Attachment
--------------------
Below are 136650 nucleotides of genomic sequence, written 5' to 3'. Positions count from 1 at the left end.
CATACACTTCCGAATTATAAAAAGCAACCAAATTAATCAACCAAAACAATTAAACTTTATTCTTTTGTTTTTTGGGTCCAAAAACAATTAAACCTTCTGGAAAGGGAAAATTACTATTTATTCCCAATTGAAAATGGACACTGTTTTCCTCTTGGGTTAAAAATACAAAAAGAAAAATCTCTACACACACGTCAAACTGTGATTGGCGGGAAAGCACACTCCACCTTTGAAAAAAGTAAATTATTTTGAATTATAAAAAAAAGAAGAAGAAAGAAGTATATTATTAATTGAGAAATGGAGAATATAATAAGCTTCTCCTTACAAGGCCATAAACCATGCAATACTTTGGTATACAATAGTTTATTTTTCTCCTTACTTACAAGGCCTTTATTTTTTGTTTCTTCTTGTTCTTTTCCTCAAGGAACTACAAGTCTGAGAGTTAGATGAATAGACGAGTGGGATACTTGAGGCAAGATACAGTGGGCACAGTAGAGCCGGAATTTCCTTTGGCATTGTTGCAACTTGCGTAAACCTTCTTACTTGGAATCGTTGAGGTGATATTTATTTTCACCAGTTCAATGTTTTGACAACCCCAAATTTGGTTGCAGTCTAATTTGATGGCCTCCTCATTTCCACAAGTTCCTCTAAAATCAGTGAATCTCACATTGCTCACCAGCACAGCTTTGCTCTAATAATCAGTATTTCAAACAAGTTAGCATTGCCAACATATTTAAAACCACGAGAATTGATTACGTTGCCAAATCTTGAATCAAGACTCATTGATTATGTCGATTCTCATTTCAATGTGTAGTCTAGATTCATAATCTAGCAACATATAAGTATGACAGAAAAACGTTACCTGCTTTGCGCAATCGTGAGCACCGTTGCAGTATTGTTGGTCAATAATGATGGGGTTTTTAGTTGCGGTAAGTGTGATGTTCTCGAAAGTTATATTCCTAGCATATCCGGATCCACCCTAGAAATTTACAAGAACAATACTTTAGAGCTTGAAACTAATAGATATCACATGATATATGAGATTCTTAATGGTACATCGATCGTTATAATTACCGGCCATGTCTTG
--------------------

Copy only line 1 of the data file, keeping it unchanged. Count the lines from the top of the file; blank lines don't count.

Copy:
Below are 136650 nucleotides of genomic sequence, written 5' to 3'. Positions count from 1 at the left end.